House debates bill promoting African trade
March 11, 1998
Some critics worry that African exports would hurt U.S.
textile and apparel workers
Web posted at: 12:22 p.m. EST (1722 GMT)
From Correspondent Kyoko Altman
WASHINGTON (CNN) -- The House of Representatives is expected
to vote Wednesday on a bill promoting trade and investment in
Africa, a region traditionally ignored by U.S. companies.
Unlike Mexico and South America, where U.S. businesses have
flocked in recent years, the focus on Africa has historically
been on aid issues, not trade.
"We've opened up our doors to Mexico, Central and South
America, to all of Asia, and here is the richest continent we
got. We have to start somewhere," said Rep. Charles Rangel,
Still, the bill, aimed at spurring economic growth in this
rapidly growing region of 600 million people has stirred an
unusually passionate debate.
"This is a bad omen, a bad bill and a disaster for Africa,"
said Randall Robinson, president of Trans Africa, a wholesale
air courier to Africa.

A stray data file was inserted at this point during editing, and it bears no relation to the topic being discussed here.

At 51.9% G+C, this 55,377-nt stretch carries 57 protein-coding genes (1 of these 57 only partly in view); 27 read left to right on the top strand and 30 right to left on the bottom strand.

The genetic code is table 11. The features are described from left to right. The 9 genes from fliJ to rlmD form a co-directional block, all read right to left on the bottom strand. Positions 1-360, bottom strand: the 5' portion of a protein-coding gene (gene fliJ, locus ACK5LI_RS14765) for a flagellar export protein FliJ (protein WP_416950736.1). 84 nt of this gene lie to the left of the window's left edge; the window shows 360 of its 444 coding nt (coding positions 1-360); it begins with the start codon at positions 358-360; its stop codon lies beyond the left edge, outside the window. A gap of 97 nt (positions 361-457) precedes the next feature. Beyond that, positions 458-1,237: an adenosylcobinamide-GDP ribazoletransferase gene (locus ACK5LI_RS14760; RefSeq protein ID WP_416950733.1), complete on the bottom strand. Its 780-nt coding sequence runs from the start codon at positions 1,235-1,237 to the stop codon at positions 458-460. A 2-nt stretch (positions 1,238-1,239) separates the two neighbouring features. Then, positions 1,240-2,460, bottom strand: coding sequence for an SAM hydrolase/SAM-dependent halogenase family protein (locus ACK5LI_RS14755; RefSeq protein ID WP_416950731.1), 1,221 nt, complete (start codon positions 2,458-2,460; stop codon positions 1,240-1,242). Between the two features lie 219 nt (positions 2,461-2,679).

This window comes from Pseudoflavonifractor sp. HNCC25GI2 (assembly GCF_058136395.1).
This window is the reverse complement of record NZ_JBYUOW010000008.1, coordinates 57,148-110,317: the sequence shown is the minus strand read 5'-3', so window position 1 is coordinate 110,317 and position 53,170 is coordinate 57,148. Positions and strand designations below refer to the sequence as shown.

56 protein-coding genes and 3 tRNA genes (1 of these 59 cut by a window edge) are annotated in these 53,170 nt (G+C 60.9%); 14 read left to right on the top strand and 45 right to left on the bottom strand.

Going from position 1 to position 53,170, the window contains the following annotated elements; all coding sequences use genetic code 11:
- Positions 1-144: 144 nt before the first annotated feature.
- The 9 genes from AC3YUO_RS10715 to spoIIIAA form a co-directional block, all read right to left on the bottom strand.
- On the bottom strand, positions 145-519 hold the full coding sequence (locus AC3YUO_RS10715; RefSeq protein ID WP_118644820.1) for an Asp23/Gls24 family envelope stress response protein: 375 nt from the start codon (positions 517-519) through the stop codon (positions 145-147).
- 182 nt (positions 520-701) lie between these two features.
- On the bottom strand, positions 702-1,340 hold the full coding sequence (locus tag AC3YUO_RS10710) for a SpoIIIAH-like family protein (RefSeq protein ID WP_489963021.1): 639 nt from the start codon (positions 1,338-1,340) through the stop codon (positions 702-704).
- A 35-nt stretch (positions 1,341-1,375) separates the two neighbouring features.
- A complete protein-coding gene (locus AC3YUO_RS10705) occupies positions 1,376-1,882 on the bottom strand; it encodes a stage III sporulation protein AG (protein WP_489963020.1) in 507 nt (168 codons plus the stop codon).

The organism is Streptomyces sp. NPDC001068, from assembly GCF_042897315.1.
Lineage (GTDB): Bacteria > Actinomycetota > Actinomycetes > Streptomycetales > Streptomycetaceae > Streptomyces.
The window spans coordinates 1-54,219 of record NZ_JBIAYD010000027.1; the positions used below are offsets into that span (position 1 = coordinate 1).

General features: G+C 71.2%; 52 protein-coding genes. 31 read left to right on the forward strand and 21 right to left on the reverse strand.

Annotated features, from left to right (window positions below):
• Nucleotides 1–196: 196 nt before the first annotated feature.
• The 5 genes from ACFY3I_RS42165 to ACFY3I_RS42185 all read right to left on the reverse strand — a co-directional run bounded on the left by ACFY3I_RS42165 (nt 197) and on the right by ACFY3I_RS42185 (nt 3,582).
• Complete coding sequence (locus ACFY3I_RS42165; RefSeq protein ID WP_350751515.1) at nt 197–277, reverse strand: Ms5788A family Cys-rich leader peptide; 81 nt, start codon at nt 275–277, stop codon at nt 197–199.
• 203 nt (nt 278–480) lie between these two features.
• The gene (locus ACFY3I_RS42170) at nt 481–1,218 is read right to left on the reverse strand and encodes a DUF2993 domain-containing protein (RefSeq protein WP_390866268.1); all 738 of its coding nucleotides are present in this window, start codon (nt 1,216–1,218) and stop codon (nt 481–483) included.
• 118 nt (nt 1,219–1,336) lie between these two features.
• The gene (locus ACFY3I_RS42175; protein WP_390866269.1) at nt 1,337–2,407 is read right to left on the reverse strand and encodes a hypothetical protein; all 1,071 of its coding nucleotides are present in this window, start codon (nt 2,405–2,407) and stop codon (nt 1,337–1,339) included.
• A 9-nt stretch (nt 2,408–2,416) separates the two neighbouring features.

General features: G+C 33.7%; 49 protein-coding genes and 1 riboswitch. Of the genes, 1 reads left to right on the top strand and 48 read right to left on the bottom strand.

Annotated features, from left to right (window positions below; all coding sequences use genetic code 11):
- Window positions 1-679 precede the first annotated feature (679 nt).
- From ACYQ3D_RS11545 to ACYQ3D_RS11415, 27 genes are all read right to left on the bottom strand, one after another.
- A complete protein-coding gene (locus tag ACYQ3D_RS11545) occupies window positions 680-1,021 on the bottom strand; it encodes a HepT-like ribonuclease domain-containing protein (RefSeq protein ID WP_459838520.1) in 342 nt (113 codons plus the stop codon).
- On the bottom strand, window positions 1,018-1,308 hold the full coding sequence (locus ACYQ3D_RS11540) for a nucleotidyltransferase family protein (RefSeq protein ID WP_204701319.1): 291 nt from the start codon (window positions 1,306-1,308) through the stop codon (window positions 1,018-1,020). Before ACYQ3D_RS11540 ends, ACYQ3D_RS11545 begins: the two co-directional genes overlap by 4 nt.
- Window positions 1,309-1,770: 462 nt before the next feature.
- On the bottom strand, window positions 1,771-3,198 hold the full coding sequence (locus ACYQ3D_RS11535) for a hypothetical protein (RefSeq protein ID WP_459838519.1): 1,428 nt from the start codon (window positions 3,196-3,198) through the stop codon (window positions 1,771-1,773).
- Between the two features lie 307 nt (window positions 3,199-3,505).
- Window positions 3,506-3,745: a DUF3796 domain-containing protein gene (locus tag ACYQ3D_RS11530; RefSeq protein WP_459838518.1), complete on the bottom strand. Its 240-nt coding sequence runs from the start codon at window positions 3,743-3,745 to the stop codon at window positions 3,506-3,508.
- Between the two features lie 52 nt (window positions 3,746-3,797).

Supporters say the bill would boost the economies of
poor African countries
The bill would eliminate tariffs and import limits on
sub-Saharan African countries that are taking steps to
democratize and open up their economies. Of the 48 countries
in the region, nearly half are expected to qualify.
Some opponents charge the bill puts too much power in the
hands of U.S. international companies that could take
advantage of the African people. Others worry that African
exports will hurt U.S. textile and apparel workers.
"What I'm doing is trying to make sure that the people of
South Carolina do not get short-changed in the guise of
helping South Africa," argued Rep. James Clyburn, D-South
Supporters say Africa's industry is not a threat to the U.S.
economy, because import growth is expected to be very small.
They argue that the bill would help poor African countries
stand on their own and reduce their dependence on U.S. aid,
which has dropped by 25 percent over the last two years.
When President Clinton visits Africa later this month, he's
expected to argue that the shift in U.S. policy toward trade
is not only good politics, but good economics as well.